Fume #writephoto

smoke-fume

Photo by Sue Vincent

It seems that after all of my efforts, these experiments with biology, anatomy, chemistry and electricity came to naught.  The lifeless clay of my life’s work lay on the table, mocking my years of toil.

Adding insult to injury, Mrs. Kemph, the woman who straightens my living quarters, had dared to enter the lab and threw away a work in progress.  To say I was livid would be an understanding.

Walking through the village, my mind working out what went wrong with this latest experiment, I fumed as I couldn’t get past the dolt Mrs. Kemph.

Most of the villagers already gave me a wide berth, fearing my reputation of stalking the charnel houses, but this evening was even worse.  Part of my mind understood: I knew that I was a ghastly figure, unnaturally pale after my long illness, no hart covering my unruly hair and no top coat covering my disheveled clothing.

I cared not.

I had walked in circles for over an hour as the dark of night deepened, trying to piece my life together, when I noticed a foul stench.

There was the smell of burning even stronger than usual for a cool evening, but more. Yellow fumes of an exotic chemical filled the air.

I sniffed and stopped.

I recognized it.

I had spent hundreds of marks to have it imported and I sure was the only man in 100 miles to own the exotic elixir that was fabled to have great restorative powers.

There was a glow from the heart of the village.

My lab!

I rushed back, holding a cloth to my nose against the smoke and fumes.

People stood, as if transfixed by the orange and yellow glow.  I pushed my way forward but stopped.

A very large man stumbled through the haze. Only, it wasn’t a man.

It was my creation.

For a moment I caught a hint of the oily yellow eye glowing in the chemical fire, and then he turned and was gone.

The next day nobody knew if the strange beast were but a dream of the fumes from the chemical fire, but one thing we all knew: everything I owned was destroyed, including all of my research.  There was nothing left for it but to return to my family.

Back in my ancestral lands the episode was soon half forgotten.

***

This story, based roughly on a famous piece of fiction ;), was written for Sue Vincent’s writephoto challenge.  Her photo is at the top of the page and the key word was “Fume“.

37 thoughts on “Fume #writephoto

  1. Pingback: Photo prompt round-up: Fume #writephoto | Sue Vincent's Daily Echo

  2. Prior...

    Yesterday I read a review about the new BBC Dracula and the writer brought in Frankenstein and Dracula to contrast their differences – so good (but not sure whose blog it was)
    Anyhow – your fiction here was timely because that is fresh in my mind.
    Good details with the appearance:

    “It was my creation.

    For a moment I caught a hint of the oily yellow eye glowing in the chemical fire, and then he turned and was gone.”

    Liked by 1 person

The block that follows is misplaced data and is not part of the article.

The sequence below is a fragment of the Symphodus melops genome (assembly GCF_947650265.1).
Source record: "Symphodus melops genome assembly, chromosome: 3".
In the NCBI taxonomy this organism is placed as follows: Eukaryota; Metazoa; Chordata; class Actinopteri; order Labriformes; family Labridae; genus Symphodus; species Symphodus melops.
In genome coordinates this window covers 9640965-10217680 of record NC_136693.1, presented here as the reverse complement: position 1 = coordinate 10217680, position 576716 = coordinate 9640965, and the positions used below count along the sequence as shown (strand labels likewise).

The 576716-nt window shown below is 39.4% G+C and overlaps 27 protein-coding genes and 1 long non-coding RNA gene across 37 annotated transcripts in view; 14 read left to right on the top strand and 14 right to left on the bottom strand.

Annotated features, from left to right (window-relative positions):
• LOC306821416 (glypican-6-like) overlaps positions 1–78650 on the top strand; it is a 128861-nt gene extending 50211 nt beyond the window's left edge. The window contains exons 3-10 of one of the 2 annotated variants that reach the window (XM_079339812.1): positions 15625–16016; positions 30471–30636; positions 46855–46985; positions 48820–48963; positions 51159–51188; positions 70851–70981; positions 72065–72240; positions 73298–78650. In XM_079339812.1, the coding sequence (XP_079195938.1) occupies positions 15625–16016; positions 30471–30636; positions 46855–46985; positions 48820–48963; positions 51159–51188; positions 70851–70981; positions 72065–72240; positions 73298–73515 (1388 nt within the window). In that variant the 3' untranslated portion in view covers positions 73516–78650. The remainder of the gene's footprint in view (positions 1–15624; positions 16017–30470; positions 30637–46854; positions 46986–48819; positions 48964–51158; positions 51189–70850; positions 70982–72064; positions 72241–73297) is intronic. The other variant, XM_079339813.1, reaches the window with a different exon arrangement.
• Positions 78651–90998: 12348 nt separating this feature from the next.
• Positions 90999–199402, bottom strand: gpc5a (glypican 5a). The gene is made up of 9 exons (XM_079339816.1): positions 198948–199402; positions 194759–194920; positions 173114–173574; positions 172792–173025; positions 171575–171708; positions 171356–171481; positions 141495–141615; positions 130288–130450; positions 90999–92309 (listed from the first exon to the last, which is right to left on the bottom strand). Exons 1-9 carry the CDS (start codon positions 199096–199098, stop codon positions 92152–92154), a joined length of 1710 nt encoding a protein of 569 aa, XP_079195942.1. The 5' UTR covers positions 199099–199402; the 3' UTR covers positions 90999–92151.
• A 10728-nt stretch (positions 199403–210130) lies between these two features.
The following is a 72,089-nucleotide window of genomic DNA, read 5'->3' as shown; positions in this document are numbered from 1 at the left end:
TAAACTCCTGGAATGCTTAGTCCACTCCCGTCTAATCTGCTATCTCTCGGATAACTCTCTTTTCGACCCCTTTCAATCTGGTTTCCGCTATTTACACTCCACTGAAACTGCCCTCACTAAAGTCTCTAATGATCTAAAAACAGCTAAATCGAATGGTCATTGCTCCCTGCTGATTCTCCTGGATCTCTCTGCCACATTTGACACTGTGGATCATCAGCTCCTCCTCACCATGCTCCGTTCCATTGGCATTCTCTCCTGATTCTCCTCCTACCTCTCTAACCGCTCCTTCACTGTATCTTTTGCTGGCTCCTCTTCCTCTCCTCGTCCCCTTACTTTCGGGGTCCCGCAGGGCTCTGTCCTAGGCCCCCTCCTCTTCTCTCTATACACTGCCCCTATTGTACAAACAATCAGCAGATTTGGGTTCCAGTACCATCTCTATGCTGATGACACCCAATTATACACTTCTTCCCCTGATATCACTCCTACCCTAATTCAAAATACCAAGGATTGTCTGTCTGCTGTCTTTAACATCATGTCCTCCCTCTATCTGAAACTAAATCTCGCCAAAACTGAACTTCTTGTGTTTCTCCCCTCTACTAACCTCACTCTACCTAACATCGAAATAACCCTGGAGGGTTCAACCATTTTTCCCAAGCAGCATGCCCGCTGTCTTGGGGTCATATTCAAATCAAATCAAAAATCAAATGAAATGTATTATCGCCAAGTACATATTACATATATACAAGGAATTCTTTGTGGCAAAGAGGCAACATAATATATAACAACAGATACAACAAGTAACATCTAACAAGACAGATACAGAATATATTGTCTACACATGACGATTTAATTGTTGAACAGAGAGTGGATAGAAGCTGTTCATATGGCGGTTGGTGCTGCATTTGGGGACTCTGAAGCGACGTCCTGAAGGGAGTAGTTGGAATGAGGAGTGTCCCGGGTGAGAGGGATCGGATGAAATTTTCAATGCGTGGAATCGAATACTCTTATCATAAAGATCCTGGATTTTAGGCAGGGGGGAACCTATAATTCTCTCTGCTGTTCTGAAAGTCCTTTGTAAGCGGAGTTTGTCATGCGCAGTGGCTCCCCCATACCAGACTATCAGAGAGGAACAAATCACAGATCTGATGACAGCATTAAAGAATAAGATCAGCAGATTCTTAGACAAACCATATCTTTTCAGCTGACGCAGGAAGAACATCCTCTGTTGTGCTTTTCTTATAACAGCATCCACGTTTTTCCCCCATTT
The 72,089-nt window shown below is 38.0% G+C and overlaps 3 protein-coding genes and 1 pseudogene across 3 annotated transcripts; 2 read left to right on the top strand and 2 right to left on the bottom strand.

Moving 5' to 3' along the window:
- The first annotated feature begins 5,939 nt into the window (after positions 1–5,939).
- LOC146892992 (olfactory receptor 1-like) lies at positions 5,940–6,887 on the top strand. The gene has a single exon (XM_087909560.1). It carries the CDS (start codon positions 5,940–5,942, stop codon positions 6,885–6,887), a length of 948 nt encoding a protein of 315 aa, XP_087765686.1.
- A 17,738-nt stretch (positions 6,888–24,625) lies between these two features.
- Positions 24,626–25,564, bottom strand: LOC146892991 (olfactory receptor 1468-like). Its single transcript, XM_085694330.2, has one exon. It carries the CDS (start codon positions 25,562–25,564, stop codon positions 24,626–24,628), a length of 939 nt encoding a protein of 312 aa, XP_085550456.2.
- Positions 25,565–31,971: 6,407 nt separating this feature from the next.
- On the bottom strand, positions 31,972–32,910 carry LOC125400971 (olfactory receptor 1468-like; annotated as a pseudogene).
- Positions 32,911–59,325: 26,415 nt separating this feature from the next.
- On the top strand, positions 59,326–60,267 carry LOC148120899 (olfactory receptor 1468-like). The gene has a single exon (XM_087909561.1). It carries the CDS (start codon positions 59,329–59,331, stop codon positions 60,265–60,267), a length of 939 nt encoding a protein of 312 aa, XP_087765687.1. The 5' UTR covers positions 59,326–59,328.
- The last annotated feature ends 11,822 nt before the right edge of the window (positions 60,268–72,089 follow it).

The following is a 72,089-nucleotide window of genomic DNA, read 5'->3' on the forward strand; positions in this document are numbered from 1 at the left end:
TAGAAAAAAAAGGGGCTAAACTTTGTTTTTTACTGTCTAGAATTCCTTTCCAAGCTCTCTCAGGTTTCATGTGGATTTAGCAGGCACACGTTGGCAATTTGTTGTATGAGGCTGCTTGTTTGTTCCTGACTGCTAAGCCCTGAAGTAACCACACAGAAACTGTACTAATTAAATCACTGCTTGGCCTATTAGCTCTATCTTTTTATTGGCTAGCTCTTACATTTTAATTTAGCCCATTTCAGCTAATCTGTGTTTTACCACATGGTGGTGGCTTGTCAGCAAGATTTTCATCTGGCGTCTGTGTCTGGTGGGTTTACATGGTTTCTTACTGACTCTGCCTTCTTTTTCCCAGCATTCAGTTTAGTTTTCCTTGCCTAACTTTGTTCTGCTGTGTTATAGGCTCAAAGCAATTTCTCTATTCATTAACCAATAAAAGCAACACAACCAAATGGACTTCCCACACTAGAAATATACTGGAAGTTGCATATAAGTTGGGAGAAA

Reply
    1. trentpmcd Post author

      Thanks, Y. It has been many ages since I read the book, but I do remember bit of it. When Frankenstein first realized his creation was alive, he saw the open eye – I don’t remember the exact words Mary Shelly used, but they were along the lines of “oily yellow eyes”, so I tried to get back to her words there :)

      Liked by 1 person

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        1. trentpmcd Post author

          Yes, I took a few liberties ;) And of course I didn’t mention the new genetic matrix that replaces the old genetic material to keep the body as one single unit. which would just draw blank stares from Mary Shelly and her group ;)

          Liked by 1 person

          Reply
            1. trentpmcd Post author

              I read the book when I was in college. Of course the science when it was written was pretty slim, at least biology – pre-Darwin every animal was created by God and unchanging. What caught me was that Frankenstein did not reanimate a corpse, he created a new unknown lifeform, so to the creature he should have been God, but he did not take responsibility for his creation. Anyway, I had several arguments with the professor about the difference between creating life and simply reanimating a corpse (in the book he specifically said reanimating a corpse was beyond his skills…)

              Liked by 2 people

              Reply
                1. trentpmcd Post author

                  My degree is in Mathematics, though I started in Engineering. I did take some classes a few years ago and found taking classes as an adult is very different than taking them as a 20 year old. Much more enjoyable and far, far easier, mostly because they were enjoyable ;) When you get the time you should take a literature class – I’m sure it would be fun.

                  Liked by 1 person

                  Reply
  3. Pingback: Fume ~ Trent P. McDonald #writephoto | Sue Vincent's Daily Echo

    1. trentpmcd Post author

      No, it isn’t. On the other hand, things will be fine unless the creature, after reading Paradise Lost and seeing himself as the new Adam, decides to start a vendetta against your family… ;) Thanks.

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